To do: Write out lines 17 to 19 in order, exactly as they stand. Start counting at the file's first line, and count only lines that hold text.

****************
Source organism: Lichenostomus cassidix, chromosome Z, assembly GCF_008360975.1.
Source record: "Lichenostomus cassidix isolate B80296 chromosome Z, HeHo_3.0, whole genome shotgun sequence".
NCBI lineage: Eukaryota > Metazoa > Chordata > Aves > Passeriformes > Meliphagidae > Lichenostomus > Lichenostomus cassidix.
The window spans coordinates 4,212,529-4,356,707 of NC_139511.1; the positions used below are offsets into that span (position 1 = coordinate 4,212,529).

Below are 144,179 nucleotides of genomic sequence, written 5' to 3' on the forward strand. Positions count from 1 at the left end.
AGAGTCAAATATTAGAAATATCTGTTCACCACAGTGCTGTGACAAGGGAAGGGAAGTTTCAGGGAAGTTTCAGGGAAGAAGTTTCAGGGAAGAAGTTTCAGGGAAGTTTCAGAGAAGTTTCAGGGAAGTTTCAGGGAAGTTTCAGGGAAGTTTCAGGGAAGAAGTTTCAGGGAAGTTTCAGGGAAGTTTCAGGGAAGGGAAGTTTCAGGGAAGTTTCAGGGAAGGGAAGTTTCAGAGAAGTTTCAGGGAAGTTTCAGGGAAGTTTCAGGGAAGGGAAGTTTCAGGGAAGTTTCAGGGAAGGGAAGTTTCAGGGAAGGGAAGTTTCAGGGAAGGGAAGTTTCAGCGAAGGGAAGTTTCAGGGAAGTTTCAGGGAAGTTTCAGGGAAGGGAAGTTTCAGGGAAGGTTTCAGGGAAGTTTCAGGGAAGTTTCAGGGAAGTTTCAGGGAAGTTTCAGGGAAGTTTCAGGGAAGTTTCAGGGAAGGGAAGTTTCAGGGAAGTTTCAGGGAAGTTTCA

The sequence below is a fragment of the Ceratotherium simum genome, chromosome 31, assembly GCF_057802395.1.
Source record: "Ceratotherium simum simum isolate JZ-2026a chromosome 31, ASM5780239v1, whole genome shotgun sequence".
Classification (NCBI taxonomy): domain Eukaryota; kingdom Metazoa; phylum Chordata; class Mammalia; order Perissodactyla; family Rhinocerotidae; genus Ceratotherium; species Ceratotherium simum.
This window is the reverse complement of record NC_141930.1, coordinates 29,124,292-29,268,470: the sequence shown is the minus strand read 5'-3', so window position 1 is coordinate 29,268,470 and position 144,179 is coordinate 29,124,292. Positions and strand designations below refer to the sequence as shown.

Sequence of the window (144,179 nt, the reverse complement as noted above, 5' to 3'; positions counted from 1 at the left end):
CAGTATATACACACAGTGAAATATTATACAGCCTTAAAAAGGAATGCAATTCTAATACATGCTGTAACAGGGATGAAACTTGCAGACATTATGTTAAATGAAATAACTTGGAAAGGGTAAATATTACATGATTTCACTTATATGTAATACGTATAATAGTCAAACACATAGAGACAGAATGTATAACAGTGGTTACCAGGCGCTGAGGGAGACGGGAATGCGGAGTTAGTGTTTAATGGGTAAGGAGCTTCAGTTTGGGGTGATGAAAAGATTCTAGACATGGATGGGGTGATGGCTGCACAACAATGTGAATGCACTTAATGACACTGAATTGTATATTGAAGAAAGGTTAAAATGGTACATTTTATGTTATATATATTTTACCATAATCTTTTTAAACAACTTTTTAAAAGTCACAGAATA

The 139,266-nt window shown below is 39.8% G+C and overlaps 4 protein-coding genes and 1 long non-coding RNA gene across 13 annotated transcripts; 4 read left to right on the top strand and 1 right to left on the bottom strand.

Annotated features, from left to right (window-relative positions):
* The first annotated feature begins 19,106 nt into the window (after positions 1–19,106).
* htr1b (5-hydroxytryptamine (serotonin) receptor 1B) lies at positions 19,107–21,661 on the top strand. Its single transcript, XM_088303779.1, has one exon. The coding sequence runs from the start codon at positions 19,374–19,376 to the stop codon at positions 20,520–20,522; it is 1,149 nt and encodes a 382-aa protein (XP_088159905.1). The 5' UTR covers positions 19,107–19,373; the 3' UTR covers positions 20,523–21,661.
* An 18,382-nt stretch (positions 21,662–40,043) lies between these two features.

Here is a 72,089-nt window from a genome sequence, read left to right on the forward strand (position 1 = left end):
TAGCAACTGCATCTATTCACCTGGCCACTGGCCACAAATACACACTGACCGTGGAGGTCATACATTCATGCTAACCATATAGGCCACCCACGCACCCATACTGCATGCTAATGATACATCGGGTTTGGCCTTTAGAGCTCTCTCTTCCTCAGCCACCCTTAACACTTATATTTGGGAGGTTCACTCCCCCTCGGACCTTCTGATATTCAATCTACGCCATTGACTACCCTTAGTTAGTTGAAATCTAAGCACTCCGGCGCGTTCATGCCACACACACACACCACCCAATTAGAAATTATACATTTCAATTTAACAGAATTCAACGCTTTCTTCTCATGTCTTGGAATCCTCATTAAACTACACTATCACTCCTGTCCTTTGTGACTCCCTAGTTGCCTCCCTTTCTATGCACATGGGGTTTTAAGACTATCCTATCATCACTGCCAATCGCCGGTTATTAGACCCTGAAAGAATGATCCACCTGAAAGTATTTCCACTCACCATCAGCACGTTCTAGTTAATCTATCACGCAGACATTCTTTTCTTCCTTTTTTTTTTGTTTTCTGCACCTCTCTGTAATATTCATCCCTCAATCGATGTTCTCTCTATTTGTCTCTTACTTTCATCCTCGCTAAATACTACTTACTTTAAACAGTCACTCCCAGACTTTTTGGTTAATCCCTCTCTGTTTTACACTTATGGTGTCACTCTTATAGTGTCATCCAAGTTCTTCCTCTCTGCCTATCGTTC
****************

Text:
* An 18,382-nt stretch (positions 21,662–40,043) lies between these two features.

Here is a 72,089-nt window from a genome sequence, read left to right on the forward strand (position 1 = left end):
TAGCAACTGCATCTATTCACCTGGCCACTGGCCACAAATACACACTGACCGTGGAGGTCATACATTCATGCTAACCATATAGGCCACCCACGCACCCATACTGCATGCTAATGATACATCGGGTTTGGCCTTTAGAGCTCTCTCTTCCTCAGCCACCCTTAACACTTATATTTGGGAGGTTCACTCCCCCTCGGACCTTCTGATATTCAATCTACGCCATTGACTACCCTTAGTTAGTTGAAATCTAAGCACTCCGGCGCGTTCATGCCACACACACACACCACCCAATTAGAAATTATACATTTCAATTTAACAGAATTCAACGCTTTCTTCTCATGTCTTGGAATCCTCATTAAACTACACTATCACTCCTGTCCTTTGTGACTCCCTAGTTGCCTCCCTTTCTATGCACATGGGGTTTTAAGACTATCCTATCATCACTGCCAATCGCCGGTTATTAGACCCTGAAAGAATGATCCACCTGAAAGTATTTCCACTCACCATCAGCACGTTCTAGTTAATCTATCACGCAGACATTCTTTTCTTCCTTTTTTTTTTGTTTTCTGCACCTCTCTGTAATATTCATCCCTCAATCGATGTTCTCTCTATTTGTCTCTTACTTTCATCCTCGCTAAATACTACTTACTTTAAACAGTCACTCCCAGACTTTTTGGTTAATCCCTCTCTGTTTTACACTTATGGTGTCACTCTTATAGTGTCATCCAAGTTCTTCCTCTCTGCCTATCGTTC